Some of the responses here seem to miss the point of your question: How to negotiate a fair price.
For sake of argument, I'll assume that you're correct that the listing price is $100,000 above the house's current market value. You say the house is worth $200,000; the seller has it listed at $300,000. Those are the facts.
I'll assume that your definition of a "fair price" is one no greater than $200,000. Otherwise, you'd be overpaying and that wouldn't be "fair" to you.
What you have to do is convince the seller that $200,000 is his/her most desirable option. Other options are worse.
That may be difficult to do, because of the large gap in prices. But that's what you have to do.
First, you have to demonstrate to the seller that the real market value is $200,000. You do that with facts and figures. An appraisal. Comps. A CMA from a Realtor. Understand, though, that most sellers think their houses are somehow different. "Oh, my house is 5 years newer than that example you're showing me." "My house is on a 12,000 square foot lot; that one is only 11,500 square feet." "OK, that house has a new kitchen. But mine has better landscaping." Be prepared for that.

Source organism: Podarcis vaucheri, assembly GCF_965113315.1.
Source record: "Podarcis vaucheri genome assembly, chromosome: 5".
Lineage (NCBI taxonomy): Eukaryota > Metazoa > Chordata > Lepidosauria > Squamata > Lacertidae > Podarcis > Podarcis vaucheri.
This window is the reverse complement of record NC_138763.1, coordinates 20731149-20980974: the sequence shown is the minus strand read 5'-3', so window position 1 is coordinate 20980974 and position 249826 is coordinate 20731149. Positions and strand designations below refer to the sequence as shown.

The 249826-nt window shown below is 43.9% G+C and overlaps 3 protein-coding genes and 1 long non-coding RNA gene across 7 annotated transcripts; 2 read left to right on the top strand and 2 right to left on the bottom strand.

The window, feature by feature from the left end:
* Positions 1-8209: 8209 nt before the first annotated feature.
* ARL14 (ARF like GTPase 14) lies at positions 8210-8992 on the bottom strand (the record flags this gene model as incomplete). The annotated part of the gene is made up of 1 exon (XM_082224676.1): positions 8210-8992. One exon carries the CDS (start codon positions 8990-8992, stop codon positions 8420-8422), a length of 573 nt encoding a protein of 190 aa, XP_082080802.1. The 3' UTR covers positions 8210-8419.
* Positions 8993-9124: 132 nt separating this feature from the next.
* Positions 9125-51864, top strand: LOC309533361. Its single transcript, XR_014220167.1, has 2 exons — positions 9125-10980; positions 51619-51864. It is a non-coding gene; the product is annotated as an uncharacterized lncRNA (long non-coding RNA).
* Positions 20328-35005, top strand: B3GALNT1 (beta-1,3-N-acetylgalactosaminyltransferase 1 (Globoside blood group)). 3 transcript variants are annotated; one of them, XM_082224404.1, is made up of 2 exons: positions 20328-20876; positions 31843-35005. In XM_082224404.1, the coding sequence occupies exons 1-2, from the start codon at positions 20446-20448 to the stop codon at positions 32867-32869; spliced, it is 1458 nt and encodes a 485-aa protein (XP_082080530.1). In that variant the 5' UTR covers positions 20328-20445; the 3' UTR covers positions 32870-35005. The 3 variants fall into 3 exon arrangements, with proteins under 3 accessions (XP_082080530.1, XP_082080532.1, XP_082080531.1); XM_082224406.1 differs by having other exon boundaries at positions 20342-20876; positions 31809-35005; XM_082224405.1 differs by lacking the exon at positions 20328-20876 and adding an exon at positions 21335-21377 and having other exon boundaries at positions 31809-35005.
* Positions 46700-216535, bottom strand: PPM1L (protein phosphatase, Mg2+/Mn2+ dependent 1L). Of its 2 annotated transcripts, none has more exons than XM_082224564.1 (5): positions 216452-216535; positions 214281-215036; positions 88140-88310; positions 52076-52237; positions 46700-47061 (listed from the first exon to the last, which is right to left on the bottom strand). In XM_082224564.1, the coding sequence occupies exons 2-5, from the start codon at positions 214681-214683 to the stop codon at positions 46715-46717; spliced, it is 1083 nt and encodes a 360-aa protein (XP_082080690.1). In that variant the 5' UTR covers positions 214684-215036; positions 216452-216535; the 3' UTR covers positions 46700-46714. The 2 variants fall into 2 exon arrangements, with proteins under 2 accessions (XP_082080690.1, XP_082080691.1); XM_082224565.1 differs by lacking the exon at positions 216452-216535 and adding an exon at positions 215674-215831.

Second, demonstrate by showing what the market's like. Perhaps the house in Beverly has been on the market for 180 days, while the average days on market is 65. That sort of discrepancy is the market talking: It's saying the house is overpriced.
Third, make the seller "feel the pain." The seller wants to sell for some reason. Emphasize and underline that reason. "Until you sell this home, you can't move closer to your children." "Until you sell this home, you can't retire to Florida." "Until you sell this home, you can't take a new job in Texas." "Winter's coming. I'm sure you're not looking forward to another winter of shoveling snow and huge utility bills." Find out what the seller's motivation is (that's really not too difficult to do), and work that angle.
Fourth, present a solid offer. You've set the stage: The house is only worth $200,000. And it's hanging like an albatross around the owner's neck. Now you can come along and solve those problems. You can relieve that pain. You present an offer that's consistent with your previous statements and actions. (Odds are that if the property has been overpriced by $100,000, the sellers haven't received any serious offers. Show that yours--while lower than they'd like--is dead serious.)
That's how you negotiate a fair price for the house.
Oh, and one other thing: While your agent can sound the listing agent out about motivation, seller's situation, etc., do NOT--repeat do NOT--quit just because the listing agent reports to your agent that the sellers aren't likely to accept your offer. In fact, a competent listing agent will simply say, "Have your client submit an offer and we'll consider it." And a competent buyer's agent will tell you, "The odds are probably fairly slim of the seller accepting your offer, but we won't know until the offer's made." Point is: You make an offer and see what happens. Worse case scenario: The answer is "no." And you're no worse off than you are today.
Hope that helps.